The Bespoke Gene Therapy Consortium (BGTC) is part of the Accelerating Medicines Partnership® (AMP®) program, a public-private partnership between the NIH, the US Food and Drug Administration (FDA), several pharmaceutical and life science companies, as well as nonprofits and other organizations. The AMP program, administered by the Foundation for the NIH (FNIH), aims to improve current models for developing diagnostics and therapies. The BGTC is establishing platforms and standards to accelerate the development and delivery of bespoke or “bespoke” gene therapies that could treat millions of people affected by rare diseases, including diseases too rare to be commercially available Interest to be. The BGTC is the first AMP initiative to focus on rare diseases and the sixth AMP initiative overall. It is also the first to focus on a therapeutic platform.
Rare Diseases and the Promise of Gene Therapy
3D rendering of genetic medicine with isolated DNA. (xsense / Shutterstock)
Approximately 7,000 known diseases are classified as “rare,” which means that each one affects fewer than 200,000 people in the United States. Overall, rare diseases are rarely rare; 25-30 million people in the United States have rare diseases that affect their quality of life and threaten their health. In addition, they have significantly higher medical costs, with medical care for people with rare diseases being three to five times higher than for people without rare diseases.
Less than 10% of rare diseases have FDA approved treatments. About 80% of rare diseases are caused by known changes in a single gene. This common characteristic makes these diseases potential candidates for gene therapy in which a defective gene is replaced or corrected. However, developing gene therapies for rare diseases is complex, time consuming and expensive. The gene therapy development process is hampered by a lack of access to proprietary tools and methods, a lack of standards and a disease-specific approach. As of December 2021, only two rare diseases have FDA-cleared gene therapy.
The consortium for bespoke gene therapy
Launched in October 2021, BGTC will generate gene therapy resources that the research community can use to streamline gene therapy development for rare diseases and make the process more efficient and cost effective.
One of the goals of the BGTC is to improve understanding of the basic biology of the harmless adeno-associated virus (AAV), a widely used vehicle or vector for gene delivery. BGTC scientists will learn more about how AAVs transport genes to the right place in cells, how these genes get into the cells and how the newly transported genes are activated in the target cells. This information will help improve the effectiveness of AAV gene therapies.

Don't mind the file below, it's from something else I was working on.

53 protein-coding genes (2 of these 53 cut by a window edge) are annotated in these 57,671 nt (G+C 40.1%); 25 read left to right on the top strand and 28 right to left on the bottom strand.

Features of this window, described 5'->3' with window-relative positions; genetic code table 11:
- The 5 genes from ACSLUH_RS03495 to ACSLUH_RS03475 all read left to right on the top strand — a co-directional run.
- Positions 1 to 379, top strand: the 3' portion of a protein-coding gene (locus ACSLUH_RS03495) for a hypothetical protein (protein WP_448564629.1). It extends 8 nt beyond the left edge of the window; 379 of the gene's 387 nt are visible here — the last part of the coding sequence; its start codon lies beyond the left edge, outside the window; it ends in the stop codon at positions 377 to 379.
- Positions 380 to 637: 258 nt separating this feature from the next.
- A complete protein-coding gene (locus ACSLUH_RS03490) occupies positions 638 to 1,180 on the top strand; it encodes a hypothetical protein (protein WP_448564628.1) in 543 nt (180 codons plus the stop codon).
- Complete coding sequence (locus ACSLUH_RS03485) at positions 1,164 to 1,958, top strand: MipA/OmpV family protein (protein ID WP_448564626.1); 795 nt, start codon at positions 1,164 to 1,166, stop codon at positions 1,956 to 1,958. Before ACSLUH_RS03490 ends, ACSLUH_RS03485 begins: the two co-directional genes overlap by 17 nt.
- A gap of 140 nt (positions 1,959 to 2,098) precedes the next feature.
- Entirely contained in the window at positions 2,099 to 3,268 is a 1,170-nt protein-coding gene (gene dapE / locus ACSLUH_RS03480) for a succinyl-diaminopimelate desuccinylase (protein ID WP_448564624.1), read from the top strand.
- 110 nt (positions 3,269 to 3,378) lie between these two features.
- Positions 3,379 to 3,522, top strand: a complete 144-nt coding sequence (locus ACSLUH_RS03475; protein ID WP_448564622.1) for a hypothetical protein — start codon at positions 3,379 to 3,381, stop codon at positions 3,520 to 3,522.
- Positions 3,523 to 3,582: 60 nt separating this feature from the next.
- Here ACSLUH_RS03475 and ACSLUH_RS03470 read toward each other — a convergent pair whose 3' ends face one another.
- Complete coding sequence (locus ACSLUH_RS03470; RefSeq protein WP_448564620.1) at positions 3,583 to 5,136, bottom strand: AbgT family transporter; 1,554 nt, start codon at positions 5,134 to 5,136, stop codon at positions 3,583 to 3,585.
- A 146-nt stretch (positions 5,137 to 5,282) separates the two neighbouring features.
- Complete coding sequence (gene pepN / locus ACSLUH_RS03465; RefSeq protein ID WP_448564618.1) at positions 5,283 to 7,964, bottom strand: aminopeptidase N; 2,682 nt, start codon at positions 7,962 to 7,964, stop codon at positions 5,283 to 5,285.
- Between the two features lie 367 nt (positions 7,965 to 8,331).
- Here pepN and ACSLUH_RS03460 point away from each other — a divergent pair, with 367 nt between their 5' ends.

Another important goal of BGTC is to improve the efficiency of both vector manufacture and production quality control tests. The BGTC will accomplish this by developing a standardized and widely applicable set of analytical tests that can be used to produce viral vectors.
The clinical component of the BGTC aims to simplify the path from animal experiments to human tests. Funded researchers will conduct between four and six clinical studies, with each study focusing on a different rare disease. None of the diseases selected will have an existing gene therapy or one in development, but the diseases selected will be well understood and the funded scientists will have considerable experience researching each disease. In addition, various AAV vectors that have already been used in other studies are used in the studies. During the BGTC clinical trials, scientists will develop strategies to streamline regulatory processes for FDA approval of safe and effective gene therapies and develop standardized approaches for preclinical testing (e.g. toxicological studies).
The role of NCATS
NCATS works with the FDA and FNIH, 10 NIH institutes and centers (ICs), 10 pharmaceutical companies, and 5 nonprofits to create the BGTC. NCATS, the lead NIH IC for BGTC, expects approximately $ 8 million of the total of $ 39.5 million to be contributed by participating NIH ICs. Together, the NIH and private partners will contribute approximately $ 76 million to support BGTC-funded projects over a period of 5 years.
NCATS ‘mission is to reshape the translational research process so that new treatments and cures for disease can be delivered to patients more quickly. In particular, NCATS focuses on the critical and unmet needs of people with rare diseases. BGTC is one of several NCATS-led programs applying the “many diseases at once” approach to the development of gene therapies for rare diseases, including the Platform Vector Gene Therapy (PaVe-GT) pilot. Both the PaVe-GT pilot project, which started in February 2019, and the BGTC are working to improve the efficiency and accessibility of the development and delivery of gene therapies for rare diseases. These two efforts serve different but complementary goals, with the PaVe-GT pilot using AAV vectors to develop gene therapies for four rare genetic diseases that differ from the four to six clinical trials supported by the BGTC.
The NCATS intramural laboratories will play an important role in the basic biological component of the BGTC. With expertise in preclinical drug development – including assay development, high throughput screening, disease modeling, toxicity testing, and more – NCATS researchers are poised to generate data that could lead to improved vector production and therapeutic gene activity.
To learn more about the BGTC, including research opportunities, please visit the FNIH website or contact PJ Brooks, Ph.D. from NCATS.